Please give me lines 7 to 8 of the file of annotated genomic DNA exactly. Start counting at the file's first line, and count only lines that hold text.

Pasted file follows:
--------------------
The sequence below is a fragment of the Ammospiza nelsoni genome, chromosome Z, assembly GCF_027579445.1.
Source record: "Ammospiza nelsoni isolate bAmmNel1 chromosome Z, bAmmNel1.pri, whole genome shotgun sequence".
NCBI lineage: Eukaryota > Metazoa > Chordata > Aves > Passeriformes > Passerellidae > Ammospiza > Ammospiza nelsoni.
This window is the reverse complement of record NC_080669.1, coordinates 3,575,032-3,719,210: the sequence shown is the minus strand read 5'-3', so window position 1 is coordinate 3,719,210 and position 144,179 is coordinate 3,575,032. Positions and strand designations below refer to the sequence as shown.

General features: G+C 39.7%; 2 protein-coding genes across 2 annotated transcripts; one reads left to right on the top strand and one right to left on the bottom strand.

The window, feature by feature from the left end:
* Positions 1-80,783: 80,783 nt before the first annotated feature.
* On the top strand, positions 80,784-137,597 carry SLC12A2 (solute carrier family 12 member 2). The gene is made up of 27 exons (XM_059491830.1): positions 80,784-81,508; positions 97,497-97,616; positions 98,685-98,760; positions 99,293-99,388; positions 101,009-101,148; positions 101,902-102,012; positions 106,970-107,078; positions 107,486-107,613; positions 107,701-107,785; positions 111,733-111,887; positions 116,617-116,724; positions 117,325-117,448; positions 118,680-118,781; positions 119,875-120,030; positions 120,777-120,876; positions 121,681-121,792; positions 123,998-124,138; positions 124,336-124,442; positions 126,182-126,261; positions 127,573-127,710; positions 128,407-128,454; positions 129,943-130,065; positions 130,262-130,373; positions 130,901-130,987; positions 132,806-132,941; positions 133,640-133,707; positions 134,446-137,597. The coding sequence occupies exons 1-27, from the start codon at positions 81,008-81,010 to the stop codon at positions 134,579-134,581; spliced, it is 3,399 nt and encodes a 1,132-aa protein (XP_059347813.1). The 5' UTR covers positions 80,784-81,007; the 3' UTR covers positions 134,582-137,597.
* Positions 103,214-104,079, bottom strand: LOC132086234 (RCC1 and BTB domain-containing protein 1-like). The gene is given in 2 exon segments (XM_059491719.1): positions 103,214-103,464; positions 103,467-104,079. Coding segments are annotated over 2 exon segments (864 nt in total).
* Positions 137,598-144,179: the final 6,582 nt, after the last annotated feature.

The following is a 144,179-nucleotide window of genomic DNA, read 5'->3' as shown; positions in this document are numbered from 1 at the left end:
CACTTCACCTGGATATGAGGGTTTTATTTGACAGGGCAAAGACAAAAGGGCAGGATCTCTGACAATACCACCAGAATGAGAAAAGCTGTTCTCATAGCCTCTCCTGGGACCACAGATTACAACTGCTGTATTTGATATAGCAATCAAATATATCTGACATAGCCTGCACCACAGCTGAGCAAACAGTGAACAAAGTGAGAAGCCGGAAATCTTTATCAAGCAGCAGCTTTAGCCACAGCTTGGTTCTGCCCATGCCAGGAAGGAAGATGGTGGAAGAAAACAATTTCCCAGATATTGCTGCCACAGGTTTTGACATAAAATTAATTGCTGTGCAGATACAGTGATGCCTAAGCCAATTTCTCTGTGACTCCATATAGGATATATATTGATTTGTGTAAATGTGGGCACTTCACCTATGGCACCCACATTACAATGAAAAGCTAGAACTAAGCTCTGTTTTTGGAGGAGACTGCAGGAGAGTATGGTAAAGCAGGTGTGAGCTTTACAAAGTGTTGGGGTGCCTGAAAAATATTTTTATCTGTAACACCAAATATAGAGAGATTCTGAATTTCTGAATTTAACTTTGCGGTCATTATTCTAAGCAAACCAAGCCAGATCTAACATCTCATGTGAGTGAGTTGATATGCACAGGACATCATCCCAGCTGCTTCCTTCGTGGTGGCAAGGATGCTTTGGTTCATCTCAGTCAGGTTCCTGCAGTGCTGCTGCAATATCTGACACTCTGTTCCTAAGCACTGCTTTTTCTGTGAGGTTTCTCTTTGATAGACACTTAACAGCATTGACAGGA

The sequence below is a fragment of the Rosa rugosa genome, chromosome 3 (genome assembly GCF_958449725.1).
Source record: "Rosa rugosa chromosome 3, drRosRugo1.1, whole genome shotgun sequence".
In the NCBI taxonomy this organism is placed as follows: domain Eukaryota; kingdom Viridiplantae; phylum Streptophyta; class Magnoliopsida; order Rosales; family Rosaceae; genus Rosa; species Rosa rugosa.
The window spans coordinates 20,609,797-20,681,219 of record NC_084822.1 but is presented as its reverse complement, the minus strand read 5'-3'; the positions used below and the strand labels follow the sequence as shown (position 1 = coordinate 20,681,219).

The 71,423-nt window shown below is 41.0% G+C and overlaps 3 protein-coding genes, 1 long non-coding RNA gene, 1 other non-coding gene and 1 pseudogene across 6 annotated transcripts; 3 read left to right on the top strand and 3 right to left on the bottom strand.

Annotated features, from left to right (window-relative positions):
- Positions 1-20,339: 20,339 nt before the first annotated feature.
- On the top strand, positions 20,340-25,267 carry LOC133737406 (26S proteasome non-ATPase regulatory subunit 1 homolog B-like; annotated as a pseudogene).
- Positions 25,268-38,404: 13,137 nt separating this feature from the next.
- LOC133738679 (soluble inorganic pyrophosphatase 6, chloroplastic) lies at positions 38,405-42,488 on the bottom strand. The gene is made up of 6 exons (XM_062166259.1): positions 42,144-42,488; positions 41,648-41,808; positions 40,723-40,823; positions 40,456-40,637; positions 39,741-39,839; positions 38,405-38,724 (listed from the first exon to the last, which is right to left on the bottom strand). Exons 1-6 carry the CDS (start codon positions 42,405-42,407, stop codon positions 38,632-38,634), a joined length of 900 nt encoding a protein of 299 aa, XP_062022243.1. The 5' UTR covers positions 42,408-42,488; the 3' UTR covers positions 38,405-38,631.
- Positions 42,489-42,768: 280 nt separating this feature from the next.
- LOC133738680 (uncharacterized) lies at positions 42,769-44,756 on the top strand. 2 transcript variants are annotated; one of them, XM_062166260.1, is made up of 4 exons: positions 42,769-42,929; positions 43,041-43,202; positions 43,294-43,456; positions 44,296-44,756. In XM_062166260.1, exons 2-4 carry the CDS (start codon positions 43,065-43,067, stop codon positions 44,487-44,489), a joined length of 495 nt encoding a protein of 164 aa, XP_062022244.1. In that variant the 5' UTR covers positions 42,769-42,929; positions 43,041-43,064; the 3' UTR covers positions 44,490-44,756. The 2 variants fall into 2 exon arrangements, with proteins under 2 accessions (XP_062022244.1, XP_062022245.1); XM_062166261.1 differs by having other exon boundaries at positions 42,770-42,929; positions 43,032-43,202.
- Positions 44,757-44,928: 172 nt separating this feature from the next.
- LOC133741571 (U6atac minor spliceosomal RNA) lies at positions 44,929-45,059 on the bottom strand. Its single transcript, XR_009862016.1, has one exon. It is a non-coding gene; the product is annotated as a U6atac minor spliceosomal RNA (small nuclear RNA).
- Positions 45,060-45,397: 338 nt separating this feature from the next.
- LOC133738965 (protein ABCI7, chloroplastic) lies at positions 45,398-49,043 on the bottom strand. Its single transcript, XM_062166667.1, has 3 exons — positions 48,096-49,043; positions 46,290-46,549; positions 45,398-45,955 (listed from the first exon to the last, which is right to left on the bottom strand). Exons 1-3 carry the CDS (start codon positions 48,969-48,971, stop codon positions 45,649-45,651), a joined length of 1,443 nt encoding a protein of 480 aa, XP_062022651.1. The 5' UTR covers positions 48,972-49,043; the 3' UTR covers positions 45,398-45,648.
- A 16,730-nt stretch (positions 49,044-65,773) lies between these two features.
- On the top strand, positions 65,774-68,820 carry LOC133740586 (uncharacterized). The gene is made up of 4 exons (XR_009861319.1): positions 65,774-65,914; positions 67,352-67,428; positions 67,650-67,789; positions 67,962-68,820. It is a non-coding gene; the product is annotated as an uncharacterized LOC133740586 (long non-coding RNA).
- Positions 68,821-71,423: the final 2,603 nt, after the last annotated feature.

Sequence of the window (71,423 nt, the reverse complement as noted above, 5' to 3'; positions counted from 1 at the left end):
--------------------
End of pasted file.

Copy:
* Positions 1-80,783: 80,783 nt before the first annotated feature.
* On the top strand, positions 80,784-137,597 carry SLC12A2 (solute carrier family 12 member 2). The gene is made up of 27 exons (XM_059491830.1): positions 80,784-81,508; positions 97,497-97,616; positions 98,685-98,760; positions 99,293-99,388; positions 101,009-101,148; positions 101,902-102,012; positions 106,970-107,078; positions 107,486-107,613; positions 107,701-107,785; positions 111,733-111,887; positions 116,617-116,724; positions 117,325-117,448; positions 118,680-118,781; positions 119,875-120,030; positions 120,777-120,876; positions 121,681-121,792; positions 123,998-124,138; positions 124,336-124,442; positions 126,182-126,261; positions 127,573-127,710; positions 128,407-128,454; positions 129,943-130,065; positions 130,262-130,373; positions 130,901-130,987; positions 132,806-132,941; positions 133,640-133,707; positions 134,446-137,597. The coding sequence occupies exons 1-27, from the start codon at positions 81,008-81,010 to the stop codon at positions 134,579-134,581; spliced, it is 3,399 nt and encodes a 1,132-aa protein (XP_059347813.1). The 5' UTR covers positions 80,784-81,007; the 3' UTR covers positions 134,582-137,597.